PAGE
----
Whether you are going for a day hike or backpacking overnight, it is good practice to carry what we call The Hiking Essentials. These essentials will help you enjoy your outing more and will provide basic safety gear if needed. There may also be more essentials, depending on the season and your needs.
Hiking Shoes or Boots
Water - Two quarts per person is recommended in every season. Keep in mind that fluid loss is heightened in winter as well as summer. Don't put yourself in the position of having to end your hike early because you have run out of water.
Map - Know where you are and where you are going. Many of our hiking areas feature interconnecting network of trails. Use a waterproof/tear-resistant Tyvek Trail Conference map if available or enclose your map in a Ziplock plastic bag. If you have a mobile device, download Avenza’s free PDF Maps app and grab some GPS-enhanced Trail Conference maps (a backup Tyvek or paper version of the map is good to have just in case your batteries die or you don't have service). Check out some map-reading basics here.
Food - Snacks/lunch will keep you going as you burn energy walking or climbing. Nuts, seeds, and chocolate are favorites on the trail.
Sunscreen and insect repellent
Rain Gear and Extra Clothing - Rain happens. So does cold. Be prepared for changing weather. Avoid cotton--it traps water against your skin and is slow to dry. If you are wearing wet cotton and must return to your starting point, you risk getting chills that may lead to a dangerous hypothermia. Choose synthetic shirts, sweaters and/or vests and dress in layers for easy on and off.
Compass - A simple compass is all you need to orient you and your map to magnetic north.
Light - A flashlight or small, lightweight headlamp will be welcome gear if you find yourself still on the trail when darkness falls. Check the batteries before you start out and have extras in your pack.
First Aid Kit - Keep it simple, compact, and weatherproof. Know how to use the basic components.
Firestarter and Matches - In an emergency, you may need to keep yourself or someone else warm until help arrives. A firestarter (this could be as simple as leftover birthday candles that are kept inside a waterproof container) and matches (again, make sure to keep them in a waterproof container) could save a life.
Knife or Multi-tool - You may need to cut a piece of moleskin to put over a blister, repair a piece of broken equipment, or solve some other unexpected problem.
Emergency Numbers - Know the emergency numbers for the area you're going to and realize that in many locations--especially mountainous ones, your phone will not get reception.
Common Sense - Pay attention to your environment, your energy, and the condition of your companions. Has the weather turned rainy? Is daylight fading? Did you drink all your water? Did your companion fail to bring rain gear? Are you getting tired? Keep in mind that until you turn around you are (typically) only half-way to completing your hike--you must still get back to where you started from! (Exceptions are loop hikes.)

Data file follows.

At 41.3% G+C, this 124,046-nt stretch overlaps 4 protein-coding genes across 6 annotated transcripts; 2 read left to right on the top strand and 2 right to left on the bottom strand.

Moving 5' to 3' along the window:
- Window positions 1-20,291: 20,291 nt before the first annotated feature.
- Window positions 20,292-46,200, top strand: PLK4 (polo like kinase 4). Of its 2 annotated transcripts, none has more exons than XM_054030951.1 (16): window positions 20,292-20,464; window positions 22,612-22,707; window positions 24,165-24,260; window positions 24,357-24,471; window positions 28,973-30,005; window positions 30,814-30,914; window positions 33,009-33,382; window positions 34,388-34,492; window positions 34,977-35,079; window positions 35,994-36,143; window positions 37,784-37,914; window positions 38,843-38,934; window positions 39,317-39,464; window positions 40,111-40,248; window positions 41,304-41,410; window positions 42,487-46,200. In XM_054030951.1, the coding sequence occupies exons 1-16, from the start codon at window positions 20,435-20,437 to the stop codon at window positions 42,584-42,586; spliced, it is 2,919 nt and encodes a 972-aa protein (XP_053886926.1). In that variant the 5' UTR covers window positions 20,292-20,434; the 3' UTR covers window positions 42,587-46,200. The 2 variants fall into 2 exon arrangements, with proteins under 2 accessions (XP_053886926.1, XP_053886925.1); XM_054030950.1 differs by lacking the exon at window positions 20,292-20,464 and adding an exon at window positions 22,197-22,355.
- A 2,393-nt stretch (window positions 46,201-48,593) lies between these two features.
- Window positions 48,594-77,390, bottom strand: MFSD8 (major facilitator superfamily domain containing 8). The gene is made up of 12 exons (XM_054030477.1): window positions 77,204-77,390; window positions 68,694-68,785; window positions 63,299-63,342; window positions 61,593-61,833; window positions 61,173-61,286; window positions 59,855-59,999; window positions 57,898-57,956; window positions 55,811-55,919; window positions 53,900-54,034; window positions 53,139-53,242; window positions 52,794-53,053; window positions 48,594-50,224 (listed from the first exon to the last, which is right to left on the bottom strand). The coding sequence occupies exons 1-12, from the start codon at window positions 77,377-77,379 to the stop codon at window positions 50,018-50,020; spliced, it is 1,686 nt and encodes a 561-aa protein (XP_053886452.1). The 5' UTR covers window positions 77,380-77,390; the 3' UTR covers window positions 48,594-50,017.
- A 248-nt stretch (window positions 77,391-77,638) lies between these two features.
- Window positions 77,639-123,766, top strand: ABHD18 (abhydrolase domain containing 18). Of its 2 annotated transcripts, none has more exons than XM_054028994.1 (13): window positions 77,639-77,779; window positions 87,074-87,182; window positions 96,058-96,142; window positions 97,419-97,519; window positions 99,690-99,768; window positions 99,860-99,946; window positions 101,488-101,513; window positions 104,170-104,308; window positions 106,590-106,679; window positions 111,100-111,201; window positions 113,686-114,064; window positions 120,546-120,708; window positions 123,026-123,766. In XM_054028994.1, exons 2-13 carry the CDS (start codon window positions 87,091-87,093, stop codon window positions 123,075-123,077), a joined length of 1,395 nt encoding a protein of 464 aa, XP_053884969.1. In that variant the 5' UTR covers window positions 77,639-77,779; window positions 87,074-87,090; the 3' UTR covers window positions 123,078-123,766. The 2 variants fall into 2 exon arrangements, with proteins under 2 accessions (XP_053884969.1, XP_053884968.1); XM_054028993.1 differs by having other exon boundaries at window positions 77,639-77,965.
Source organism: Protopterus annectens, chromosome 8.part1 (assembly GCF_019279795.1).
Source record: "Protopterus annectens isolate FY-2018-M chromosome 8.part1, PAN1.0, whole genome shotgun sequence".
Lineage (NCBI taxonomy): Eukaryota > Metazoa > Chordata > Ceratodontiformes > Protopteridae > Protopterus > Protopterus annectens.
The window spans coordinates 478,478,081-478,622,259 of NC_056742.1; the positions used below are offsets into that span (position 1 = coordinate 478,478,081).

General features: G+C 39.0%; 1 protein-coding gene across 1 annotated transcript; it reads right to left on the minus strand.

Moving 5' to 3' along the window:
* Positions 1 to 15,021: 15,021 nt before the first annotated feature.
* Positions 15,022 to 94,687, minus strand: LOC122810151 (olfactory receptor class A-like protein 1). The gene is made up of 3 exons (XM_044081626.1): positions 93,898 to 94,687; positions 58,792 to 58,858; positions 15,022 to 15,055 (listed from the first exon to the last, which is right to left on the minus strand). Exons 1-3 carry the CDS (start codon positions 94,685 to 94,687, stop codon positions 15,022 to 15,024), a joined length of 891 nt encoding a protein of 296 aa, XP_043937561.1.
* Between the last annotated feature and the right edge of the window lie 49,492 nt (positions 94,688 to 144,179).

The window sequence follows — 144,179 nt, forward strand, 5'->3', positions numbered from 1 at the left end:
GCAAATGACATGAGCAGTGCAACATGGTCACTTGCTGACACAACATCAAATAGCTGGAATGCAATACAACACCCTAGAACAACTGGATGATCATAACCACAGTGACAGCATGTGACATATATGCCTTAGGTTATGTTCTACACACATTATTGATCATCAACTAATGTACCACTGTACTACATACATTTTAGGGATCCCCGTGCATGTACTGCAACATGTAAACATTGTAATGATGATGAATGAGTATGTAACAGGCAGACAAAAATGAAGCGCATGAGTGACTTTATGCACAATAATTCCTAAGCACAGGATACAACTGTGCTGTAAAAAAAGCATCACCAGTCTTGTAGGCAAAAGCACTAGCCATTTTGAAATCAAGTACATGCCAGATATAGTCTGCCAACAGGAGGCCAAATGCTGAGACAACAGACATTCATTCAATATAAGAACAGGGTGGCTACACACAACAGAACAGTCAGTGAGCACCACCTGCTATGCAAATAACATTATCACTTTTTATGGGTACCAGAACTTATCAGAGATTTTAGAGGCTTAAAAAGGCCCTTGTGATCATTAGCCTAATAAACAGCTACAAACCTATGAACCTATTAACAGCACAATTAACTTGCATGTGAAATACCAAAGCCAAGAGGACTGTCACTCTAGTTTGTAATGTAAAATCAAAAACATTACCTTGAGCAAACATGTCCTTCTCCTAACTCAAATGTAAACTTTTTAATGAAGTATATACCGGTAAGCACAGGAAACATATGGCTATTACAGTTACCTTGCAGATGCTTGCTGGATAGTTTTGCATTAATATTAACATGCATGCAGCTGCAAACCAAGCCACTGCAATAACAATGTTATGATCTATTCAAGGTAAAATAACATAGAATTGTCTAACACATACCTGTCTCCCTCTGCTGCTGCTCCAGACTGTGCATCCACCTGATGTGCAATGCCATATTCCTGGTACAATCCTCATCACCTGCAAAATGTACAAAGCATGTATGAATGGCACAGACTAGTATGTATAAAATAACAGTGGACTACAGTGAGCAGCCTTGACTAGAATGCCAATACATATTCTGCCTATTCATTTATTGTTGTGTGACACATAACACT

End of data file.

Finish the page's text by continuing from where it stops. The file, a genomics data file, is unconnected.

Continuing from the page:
Check the weather forecast before you head out. Know the rules and regulations of the area.
The Leave No Trace Seven Principles
- Know the regulations and special concerns for the area you'll visit.
- Prepare for extreme weather, hazards, and emergencies.
- Schedule your trip to avoid times of high use.
- Visit in small groups when possible. Consider splitting larger groups into smaller groups.
- Repackage food to minimize waste.
- Use a map and compass to eliminate the use of marking paint, rock cairns or flagging.
- Durable surfaces include established trails and campsites, rock, gravel, dry grasses or snow.
- Protect riparian areas by camping at least 200 feet from lakes and streams.
- Good campsites are found, not made. Altering a site is not necessary.
- In popular areas:
- Concentrate use on existing trails and campsites.
- Walk single file in the middle of the trail, even when wet or muddy.
- Keep campsites small. Focus activity in areas where vegetation is absent.
- In pristine areas:
- Disperse use to prevent the creation of campsites and trails.
- Avoid places where impacts are just beginning.
- Pack it in, pack it out. Inspect your campsite and rest areas for trash or spilled foods. Pack out all trash, leftover food and litter.
- Deposit solid human waste in catholes dug 6 to 8 inches deep, at least 200 feet from water, camp and trails. Cover and disguise the cathole when finished.
- Pack out toilet paper and hygiene products.
- To wash yourself or your dishes, carry water 200 feet away from streams or lakes and use small amounts of biodegradable soap. Scatter strained dishwater.
- Preserve the past: examine, but do not touch cultural or historic structures and artifacts.
- Leave rocks, plants and other natural objects as you find them.
- Avoid introducing or transporting non-native species.
- Do not build structures, furniture, or dig trenches.
- Campfires can cause lasting impacts to the backcountry. Use a lightweight stove for cooking and enjoy a candle lantern for light.
- Where fires are permitted, use established fire rings, fire pans, or mound fires.
- Keep fires small. Only use sticks from the ground that can be broken by hand.
- Burn all wood and coals to ash, put out campfires completely, then scatter cool ashes.
- Observe wildlife from a distance. Do not follow or approach them.
- Never feed animals. Feeding wildlife damages their health, alters natural behaviors, and exposes them to predators and other dangers.
- Protect wildlife and your food by storing rations and trash securely.
- Control pets at all times, or leave them at home.
- Avoid wildlife during sensitive times: mating, nesting, raising young, or winter.
- Respect other visitors and protect the quality of their experience.
- Be courteous. Yield to other users on the trail.
- Step to the downhill side of the trail when encountering pack stock.
- Take breaks and camp away from trails and other visitors.
- Let nature's sounds prevail. Avoid loud voices and noises.
The Trail Conference is a 2015 Leave No Trace partner.
(c) Leave No Trace Center for Outdoor Ethics: www.LNT.org.